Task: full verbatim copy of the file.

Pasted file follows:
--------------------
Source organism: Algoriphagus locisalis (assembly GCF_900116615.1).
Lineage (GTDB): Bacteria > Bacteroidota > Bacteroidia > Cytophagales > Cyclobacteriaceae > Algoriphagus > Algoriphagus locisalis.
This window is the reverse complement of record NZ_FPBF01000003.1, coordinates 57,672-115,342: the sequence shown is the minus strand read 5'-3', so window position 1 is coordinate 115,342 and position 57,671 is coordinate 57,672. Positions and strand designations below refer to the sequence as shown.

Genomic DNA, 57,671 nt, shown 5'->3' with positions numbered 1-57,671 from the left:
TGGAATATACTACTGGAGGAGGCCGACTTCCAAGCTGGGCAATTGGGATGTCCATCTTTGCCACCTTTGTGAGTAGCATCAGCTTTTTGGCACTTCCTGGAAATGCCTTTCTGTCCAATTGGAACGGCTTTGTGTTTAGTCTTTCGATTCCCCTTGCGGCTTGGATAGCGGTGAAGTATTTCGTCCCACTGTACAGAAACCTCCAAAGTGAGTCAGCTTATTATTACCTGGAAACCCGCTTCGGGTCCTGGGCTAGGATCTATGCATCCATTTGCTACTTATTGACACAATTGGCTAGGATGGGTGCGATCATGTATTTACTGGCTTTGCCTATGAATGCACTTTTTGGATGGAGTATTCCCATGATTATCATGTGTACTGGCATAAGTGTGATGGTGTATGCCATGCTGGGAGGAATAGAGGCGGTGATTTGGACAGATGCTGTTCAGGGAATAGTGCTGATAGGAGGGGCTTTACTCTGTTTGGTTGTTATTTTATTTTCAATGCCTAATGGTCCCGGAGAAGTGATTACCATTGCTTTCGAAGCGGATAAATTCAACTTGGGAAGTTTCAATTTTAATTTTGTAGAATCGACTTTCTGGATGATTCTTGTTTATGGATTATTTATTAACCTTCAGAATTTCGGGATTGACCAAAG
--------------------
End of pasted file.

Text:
Source organism: Algoriphagus locisalis (assembly GCF_900116615.1).
Lineage (GTDB): Bacteria > Bacteroidota > Bacteroidia > Cytophagales > Cyclobacteriaceae > Algoriphagus > Algoriphagus locisalis.
This window is the reverse complement of record NZ_FPBF01000003.1, coordinates 57,672-115,342: the sequence shown is the minus strand read 5'-3', so window position 1 is coordinate 115,342 and position 57,671 is coordinate 57,672. Positions and strand designations below refer to the sequence as shown.

Genomic DNA, 57,671 nt, shown 5'->3' with positions numbered 1-57,671 from the left:
TGGAATATACTACTGGAGGAGGCCGACTTCCAAGCTGGGCAATTGGGATGTCCATCTTTGCCACCTTTGTGAGTAGCATCAGCTTTTTGGCACTTCCTGGAAATGCCTTTCTGTCCAATTGGAACGGCTTTGTGTTTAGTCTTTCGATTCCCCTTGCGGCTTGGATAGCGGTGAAGTATTTCGTCCCACTGTACAGAAACCTCCAAAGTGAGTCAGCTTATTATTACCTGGAAACCCGCTTCGGGTCCTGGGCTAGGATCTATGCATCCATTTGCTACTTATTGACACAATTGGCTAGGATGGGTGCGATCATGTATTTACTGGCTTTGCCTATGAATGCACTTTTTGGATGGAGTATTCCCATGATTATCATGTGTACTGGCATAAGTGTGATGGTGTATGCCATGCTGGGAGGAATAGAGGCGGTGATTTGGACAGATGCTGTTCAGGGAATAGTGCTGATAGGAGGGGCTTTACTCTGTTTGGTTGTTATTTTATTTTCAATGCCTAATGGTCCCGGAGAAGTGATTACCATTGCTTTCGAAGCGGATAAATTCAACTTGGGAAGTTTCAATTTTAATTTTGTAGAATCGACTTTCTGGATGATTCTTGTTTATGGATTATTTATTAACCTTCAGAATTTCGGGATTGACCAAAG